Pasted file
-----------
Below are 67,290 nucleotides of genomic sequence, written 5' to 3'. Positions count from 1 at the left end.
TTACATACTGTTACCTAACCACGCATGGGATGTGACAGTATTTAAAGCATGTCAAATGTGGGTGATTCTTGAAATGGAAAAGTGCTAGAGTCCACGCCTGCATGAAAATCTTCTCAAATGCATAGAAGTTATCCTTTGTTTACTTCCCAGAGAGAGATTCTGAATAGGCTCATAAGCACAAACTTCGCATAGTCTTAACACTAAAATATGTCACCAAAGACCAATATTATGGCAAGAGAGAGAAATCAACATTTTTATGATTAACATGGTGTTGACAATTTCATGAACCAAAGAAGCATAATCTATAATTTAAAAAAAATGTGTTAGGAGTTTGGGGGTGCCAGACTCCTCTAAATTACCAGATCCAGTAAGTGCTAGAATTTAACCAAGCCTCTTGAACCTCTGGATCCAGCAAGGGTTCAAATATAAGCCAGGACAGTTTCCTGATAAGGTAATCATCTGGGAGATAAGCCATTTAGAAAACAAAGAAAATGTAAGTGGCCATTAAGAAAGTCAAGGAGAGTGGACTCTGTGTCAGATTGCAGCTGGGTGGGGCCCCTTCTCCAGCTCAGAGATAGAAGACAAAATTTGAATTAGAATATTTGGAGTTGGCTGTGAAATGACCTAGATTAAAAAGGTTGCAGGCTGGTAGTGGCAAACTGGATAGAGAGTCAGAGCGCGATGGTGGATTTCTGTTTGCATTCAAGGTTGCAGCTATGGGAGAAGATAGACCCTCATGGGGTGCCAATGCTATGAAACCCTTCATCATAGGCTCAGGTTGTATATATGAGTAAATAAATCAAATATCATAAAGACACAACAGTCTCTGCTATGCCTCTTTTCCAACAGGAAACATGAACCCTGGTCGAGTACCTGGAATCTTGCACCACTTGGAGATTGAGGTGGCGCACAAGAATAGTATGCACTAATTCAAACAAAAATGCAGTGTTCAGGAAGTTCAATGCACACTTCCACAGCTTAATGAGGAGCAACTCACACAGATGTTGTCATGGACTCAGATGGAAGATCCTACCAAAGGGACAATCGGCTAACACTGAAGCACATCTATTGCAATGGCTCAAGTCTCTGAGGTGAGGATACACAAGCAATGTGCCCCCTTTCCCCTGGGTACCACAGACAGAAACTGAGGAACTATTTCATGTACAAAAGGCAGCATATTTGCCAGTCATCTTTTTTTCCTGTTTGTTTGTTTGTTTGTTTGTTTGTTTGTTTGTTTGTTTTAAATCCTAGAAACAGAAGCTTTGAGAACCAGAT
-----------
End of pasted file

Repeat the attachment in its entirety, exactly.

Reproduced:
Below are 67,290 nucleotides of genomic sequence, written 5' to 3'. Positions count from 1 at the left end.
TTACATACTGTTACCTAACCACGCATGGGATGTGACAGTATTTAAAGCATGTCAAATGTGGGTGATTCTTGAAATGGAAAAGTGCTAGAGTCCACGCCTGCATGAAAATCTTCTCAAATGCATAGAAGTTATCCTTTGTTTACTTCCCAGAGAGAGATTCTGAATAGGCTCATAAGCACAAACTTCGCATAGTCTTAACACTAAAATATGTCACCAAAGACCAATATTATGGCAAGAGAGAGAAATCAACATTTTTATGATTAACATGGTGTTGACAATTTCATGAACCAAAGAAGCATAATCTATAATTTAAAAAAAATGTGTTAGGAGTTTGGGGGTGCCAGACTCCTCTAAATTACCAGATCCAGTAAGTGCTAGAATTTAACCAAGCCTCTTGAACCTCTGGATCCAGCAAGGGTTCAAATATAAGCCAGGACAGTTTCCTGATAAGGTAATCATCTGGGAGATAAGCCATTTAGAAAACAAAGAAAATGTAAGTGGCCATTAAGAAAGTCAAGGAGAGTGGACTCTGTGTCAGATTGCAGCTGGGTGGGGCCCCTTCTCCAGCTCAGAGATAGAAGACAAAATTTGAATTAGAATATTTGGAGTTGGCTGTGAAATGACCTAGATTAAAAAGGTTGCAGGCTGGTAGTGGCAAACTGGATAGAGAGTCAGAGCGCGATGGTGGATTTCTGTTTGCATTCAAGGTTGCAGCTATGGGAGAAGATAGACCCTCATGGGGTGCCAATGCTATGAAACCCTTCATCATAGGCTCAGGTTGTATATATGAGTAAATAAATCAAATATCATAAAGACACAACAGTCTCTGCTATGCCTCTTTTCCAACAGGAAACATGAACCCTGGTCGAGTACCTGGAATCTTGCACCACTTGGAGATTGAGGTGGCGCACAAGAATAGTATGCACTAATTCAAACAAAAATGCAGTGTTCAGGAAGTTCAATGCACACTTCCACAGCTTAATGAGGAGCAACTCACACAGATGTTGTCATGGACTCAGATGGAAGATCCTACCAAAGGGACAATCGGCTAACACTGAAGCACATCTATTGCAATGGCTCAAGTCTCTGAGGTGAGGATACACAAGCAATGTGCCCCCTTTCCCCTGGGTACCACAGACAGAAACTGAGGAACTATTTCATGTACAAAAGGCAGCATATTTGCCAGTCATCTTTTTTTCCTGTTTGTTTGTTTGTTTGTTTGTTTGTTTGTTTGTTTGTTTTAAATCCTAGAAACAGAAGCTTTGAGAACCAGAT